For people who prefer to buy Made in USA merchandise, products from Lithionics Battery LLC seemed like an attractive option. According to the FTC, Lithionics and General Manager Steven Tartaglia used phrases and American flag images to convey a Made in USA marketing message for their battery, battery module, and battery management system products. But don’t wave Old Glory just yet. As the FTC’s first action under the new Made in USA Labeling Rule alleges, the lithium ion cells Lithionics used were actually made in China. The proposed settlement includes a civil penalty of $105,319.56 and requires changes in how the company makes Made in USA claims.
Lithionics sells battery products for recreational vehicles, marine applications, and similar uses. The defendants labeled their merchandise with an image of the flag image surrounded by the words “Made in U.S.A.” Sometimes they added the phrase “Proudly Designed and Built in USA.” The defendants doubled down on those representations on the Lithionics website, in mail order catalogs, and in social media. For example, the complaint cites YouTube videos featuring Tartaglia and company employees putting Made in USA labels on Lithionics products. Other marketing materials featured a chart comparing the “advantage[s] of Lithionics battery systems” to what are described as “imports.”
Under the Made in USA Labeling Rule, marketers are prohibited from labeling products as “Made in USA” unless all or virtually all ingredients or components are made and sourced in the United States. What’s more, the final assembly or processing – and all significant processing that goes into the product – must occur in the US.
But according to the FTC, Lithionics battery and battery module products incorporated Chinese-made lithium ion cells, and Lithionics battery management systems included significant imported components. That’s why the FTC says the defendants’ “Made in USA” claims were deceptive.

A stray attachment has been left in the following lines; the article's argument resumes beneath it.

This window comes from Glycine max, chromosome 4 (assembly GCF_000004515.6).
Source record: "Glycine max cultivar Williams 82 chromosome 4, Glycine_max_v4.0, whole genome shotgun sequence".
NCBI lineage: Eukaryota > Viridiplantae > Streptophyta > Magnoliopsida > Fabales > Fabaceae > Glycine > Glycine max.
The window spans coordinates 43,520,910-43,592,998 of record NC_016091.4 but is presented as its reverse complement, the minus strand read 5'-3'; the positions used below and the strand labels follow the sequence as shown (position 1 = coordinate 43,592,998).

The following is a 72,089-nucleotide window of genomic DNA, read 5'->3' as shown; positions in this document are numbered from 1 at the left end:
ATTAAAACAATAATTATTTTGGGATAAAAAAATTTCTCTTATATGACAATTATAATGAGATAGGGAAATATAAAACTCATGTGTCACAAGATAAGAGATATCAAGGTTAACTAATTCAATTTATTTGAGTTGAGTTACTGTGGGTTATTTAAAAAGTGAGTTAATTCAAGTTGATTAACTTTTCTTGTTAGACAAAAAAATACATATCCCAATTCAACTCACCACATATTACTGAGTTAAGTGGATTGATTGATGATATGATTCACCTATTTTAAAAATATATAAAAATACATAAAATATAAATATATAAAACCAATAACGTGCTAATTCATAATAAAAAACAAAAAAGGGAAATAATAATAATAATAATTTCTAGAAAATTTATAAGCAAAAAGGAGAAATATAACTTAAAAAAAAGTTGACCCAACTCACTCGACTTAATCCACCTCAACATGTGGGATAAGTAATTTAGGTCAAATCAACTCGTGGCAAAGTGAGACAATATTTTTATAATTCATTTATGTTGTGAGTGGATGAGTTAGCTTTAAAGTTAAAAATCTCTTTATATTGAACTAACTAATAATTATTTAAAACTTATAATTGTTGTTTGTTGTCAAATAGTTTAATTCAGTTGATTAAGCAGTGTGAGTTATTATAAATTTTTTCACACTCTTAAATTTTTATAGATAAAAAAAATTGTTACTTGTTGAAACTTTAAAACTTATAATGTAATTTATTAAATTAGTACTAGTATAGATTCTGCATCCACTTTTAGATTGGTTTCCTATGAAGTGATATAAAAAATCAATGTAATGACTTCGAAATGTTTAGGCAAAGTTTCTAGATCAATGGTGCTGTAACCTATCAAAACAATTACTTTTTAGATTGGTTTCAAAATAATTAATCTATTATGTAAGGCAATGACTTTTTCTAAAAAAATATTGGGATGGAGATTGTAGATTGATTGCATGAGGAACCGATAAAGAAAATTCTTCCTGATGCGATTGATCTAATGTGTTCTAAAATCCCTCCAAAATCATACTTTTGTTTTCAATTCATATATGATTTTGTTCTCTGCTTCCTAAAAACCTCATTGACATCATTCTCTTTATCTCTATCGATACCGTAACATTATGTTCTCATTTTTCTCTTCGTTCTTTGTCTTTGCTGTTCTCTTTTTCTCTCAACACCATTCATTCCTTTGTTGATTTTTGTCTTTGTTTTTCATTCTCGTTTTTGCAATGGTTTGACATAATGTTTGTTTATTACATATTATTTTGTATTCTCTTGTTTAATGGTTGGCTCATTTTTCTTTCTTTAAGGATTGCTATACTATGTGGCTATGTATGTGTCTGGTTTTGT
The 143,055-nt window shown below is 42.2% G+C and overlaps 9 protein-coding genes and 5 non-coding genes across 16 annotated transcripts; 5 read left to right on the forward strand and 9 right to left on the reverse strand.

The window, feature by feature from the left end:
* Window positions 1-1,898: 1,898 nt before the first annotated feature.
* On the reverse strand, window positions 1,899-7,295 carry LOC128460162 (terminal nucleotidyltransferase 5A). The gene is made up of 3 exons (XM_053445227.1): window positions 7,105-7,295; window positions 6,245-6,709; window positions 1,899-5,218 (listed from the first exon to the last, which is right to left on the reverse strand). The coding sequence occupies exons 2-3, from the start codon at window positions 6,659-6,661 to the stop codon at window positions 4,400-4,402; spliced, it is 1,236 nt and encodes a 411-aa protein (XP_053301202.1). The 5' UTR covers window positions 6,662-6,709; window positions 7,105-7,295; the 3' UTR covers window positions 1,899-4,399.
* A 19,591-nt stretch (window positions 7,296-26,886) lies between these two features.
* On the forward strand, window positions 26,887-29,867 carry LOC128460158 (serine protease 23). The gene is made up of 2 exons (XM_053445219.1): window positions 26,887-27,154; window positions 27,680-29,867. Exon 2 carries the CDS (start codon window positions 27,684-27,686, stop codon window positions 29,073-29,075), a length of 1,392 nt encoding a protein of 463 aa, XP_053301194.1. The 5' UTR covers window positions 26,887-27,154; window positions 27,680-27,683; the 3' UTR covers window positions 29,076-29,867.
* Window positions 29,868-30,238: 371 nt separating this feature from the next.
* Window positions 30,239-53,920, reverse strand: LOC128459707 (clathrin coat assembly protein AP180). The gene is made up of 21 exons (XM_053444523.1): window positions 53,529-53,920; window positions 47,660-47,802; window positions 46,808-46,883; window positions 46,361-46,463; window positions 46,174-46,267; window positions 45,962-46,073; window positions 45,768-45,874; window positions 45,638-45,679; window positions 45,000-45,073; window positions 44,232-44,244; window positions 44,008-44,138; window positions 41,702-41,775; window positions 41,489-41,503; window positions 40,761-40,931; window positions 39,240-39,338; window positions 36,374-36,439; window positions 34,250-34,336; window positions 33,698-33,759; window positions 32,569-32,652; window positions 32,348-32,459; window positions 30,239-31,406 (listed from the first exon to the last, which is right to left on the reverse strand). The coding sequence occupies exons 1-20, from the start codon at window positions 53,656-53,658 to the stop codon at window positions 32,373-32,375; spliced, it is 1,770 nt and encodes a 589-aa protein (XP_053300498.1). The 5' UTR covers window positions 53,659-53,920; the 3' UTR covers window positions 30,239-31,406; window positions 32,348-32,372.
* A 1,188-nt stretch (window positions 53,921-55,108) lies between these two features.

The complaint, which names both Lithionics and Tartaglia, alleges violations of the Made in USA Rule and Section 5 of the FTC Act. In addition to a civil penalty of $105,319.56 authorized under the new Rule, the proposed settlement includes injunctive provisions that will change how the defendants do business going forward. For example, the order prohibits them from making unqualified U.S.-origin claims unless they have proof that the product’s final assembly or processing – and all significant processing – takes place in the US and that all or virtually all ingredients or components are made and sourced here.
The order further requires that any qualified Made in USA claims include clear disclosures about the extent to which the product contains foreign parts, ingredients, or components, or involved foreign processing. Finally, if the defendants convey that a product is assembled in the United States, they must ensure it was last substantially transformed in the US, its principal assembly took place here, and US assembly operations are substantial.
If your company makes Made in USA claims, the case offers two important compliance notes.
- Review the Rule to keep your representations red, white, and true. If you make Made in USA claims, do they comport with the Made in USA Labeling Rule? The new civil penalty remedy can make non-compliance costly.
- If necessary, take care to qualify your claims. If you make Made in USA claims that are “unqualified “ – in FTC parlance, that means claims that aren’t modified or limited – you must to live up to the “all or virtually all” standard. If you made “qualified claims” – claims that include caveats or explanations – the legal onus is on you to ensure those qualifications are clearly understood by consumers. The FTC’s Enforcement Policy Statement on U.S. Origin Claims provides more guidance on making Made in USA claims.
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A civil penalty of 105,320USD for obscuring the product's country of origin is rather lenient. Penalties in other countries (EU) would likely be much stiffer. In large purchases, in international trade, the country of origin certification is an important document as it affects the import tariff not just the image of source country. The "Made in America" label should be applied according to the law and treated with respect. Penalties should be stiffer for blatent disregard of applicable US laws or the violations will just continue at the cost of loss of domestic (US) production and jobs.
The 'FTC' is doing a great job looking after our 'Made in America' logo and should continue looking into any and all false claims to assure the products are made in the 'USA'.